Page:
Visual Trope and the Portland Vase Frieze: A New Reading and Exegesis

Arion 2 (1) (Winter 1992)
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Abstract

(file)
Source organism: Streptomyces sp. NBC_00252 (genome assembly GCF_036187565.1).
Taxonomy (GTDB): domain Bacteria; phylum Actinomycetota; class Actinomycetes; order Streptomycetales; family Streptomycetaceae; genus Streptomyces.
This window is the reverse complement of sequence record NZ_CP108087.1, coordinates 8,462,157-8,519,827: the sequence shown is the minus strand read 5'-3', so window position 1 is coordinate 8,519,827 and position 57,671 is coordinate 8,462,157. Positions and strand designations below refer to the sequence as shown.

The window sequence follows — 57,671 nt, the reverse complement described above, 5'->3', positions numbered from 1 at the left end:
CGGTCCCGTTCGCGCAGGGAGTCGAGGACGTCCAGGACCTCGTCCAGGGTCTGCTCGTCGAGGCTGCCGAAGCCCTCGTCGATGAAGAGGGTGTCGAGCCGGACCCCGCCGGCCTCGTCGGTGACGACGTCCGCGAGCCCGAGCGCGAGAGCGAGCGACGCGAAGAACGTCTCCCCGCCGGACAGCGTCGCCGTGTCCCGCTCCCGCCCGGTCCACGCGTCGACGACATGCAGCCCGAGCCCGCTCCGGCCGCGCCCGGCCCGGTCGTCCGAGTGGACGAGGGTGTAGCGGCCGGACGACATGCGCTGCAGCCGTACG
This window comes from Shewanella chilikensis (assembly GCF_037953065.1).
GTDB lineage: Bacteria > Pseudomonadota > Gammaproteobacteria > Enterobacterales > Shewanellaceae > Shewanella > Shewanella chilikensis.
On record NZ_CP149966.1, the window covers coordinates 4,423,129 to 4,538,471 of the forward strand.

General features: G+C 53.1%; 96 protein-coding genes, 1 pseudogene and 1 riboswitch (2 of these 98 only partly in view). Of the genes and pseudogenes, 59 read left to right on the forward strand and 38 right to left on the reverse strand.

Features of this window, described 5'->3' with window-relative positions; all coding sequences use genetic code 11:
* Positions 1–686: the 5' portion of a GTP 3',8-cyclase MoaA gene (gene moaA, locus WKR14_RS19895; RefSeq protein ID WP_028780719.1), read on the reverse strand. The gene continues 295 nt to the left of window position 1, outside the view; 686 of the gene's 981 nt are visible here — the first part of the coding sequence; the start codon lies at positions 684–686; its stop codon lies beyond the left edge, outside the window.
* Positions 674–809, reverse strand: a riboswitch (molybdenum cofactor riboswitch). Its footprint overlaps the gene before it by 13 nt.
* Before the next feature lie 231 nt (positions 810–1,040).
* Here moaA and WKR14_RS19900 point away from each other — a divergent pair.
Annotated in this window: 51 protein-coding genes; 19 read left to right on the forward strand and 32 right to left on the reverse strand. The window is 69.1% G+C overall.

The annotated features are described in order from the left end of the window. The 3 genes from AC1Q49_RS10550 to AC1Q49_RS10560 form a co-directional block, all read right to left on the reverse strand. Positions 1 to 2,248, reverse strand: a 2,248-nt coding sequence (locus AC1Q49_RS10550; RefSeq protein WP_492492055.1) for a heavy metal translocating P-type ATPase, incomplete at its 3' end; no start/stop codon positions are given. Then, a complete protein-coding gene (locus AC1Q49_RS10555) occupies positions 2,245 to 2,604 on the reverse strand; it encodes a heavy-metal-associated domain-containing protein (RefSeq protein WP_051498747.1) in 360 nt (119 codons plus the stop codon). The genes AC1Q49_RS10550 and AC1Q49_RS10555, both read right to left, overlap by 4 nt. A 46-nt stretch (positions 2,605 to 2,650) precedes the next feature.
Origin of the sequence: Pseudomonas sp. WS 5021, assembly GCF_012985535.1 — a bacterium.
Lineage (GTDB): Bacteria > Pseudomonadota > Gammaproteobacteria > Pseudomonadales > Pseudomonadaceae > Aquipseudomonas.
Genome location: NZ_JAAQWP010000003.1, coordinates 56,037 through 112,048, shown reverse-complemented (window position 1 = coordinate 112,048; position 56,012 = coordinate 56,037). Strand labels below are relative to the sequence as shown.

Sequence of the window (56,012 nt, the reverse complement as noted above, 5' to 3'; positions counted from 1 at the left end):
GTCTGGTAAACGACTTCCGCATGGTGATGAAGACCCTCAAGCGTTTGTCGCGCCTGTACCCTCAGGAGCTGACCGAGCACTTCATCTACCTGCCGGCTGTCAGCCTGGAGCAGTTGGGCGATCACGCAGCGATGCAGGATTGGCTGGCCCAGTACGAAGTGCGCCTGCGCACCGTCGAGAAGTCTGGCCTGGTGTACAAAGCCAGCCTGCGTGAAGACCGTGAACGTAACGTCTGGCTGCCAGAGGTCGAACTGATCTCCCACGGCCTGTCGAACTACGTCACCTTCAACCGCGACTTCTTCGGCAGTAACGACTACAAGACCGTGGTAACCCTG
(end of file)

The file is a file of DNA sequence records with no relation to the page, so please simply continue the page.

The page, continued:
Among the extant masterworks of Roman art, there is probably none that has generated more scholarly debate than the Portland Vase over the interpretation of its elegant frieze. No fewer than forty-four different theories attempting to interpret the scenes on the vase have appeared in the last 400 years. In the main, the theories fall into two categories, those relating the frieze to Greek myth, and those linking the figures to Roman personages. Moreover, there is no consensus whether the frieze is two separate scenes or one continuous story. The obstacle to interpreting the frieze is that all but one of the figures lack identifying attributes. This paper will demonstrate (1) that in lieu of standard iconography, a synthesis of visual and literary tropes in the form of hidden letters, that is, cryptograms, tells the viewer how to read the frieze; (2) that scene A of the frieze illustrates specifically lines 26-30 of Catullus 64 by visually rendering the epithets and tropes used in those lines; (3) that visual reproductions of other tropes in Catullus 64 further substantiate the relationship between frieze and poem; (4) that scene B of the frieze is an intentional aberration from the poem; (5) that there is a complex and unfinished interaction between scenes A and B which the viewer must complete; and (6) that in the final analysis, the frieze duplicates both the theme and central structure of Catullus 64.10
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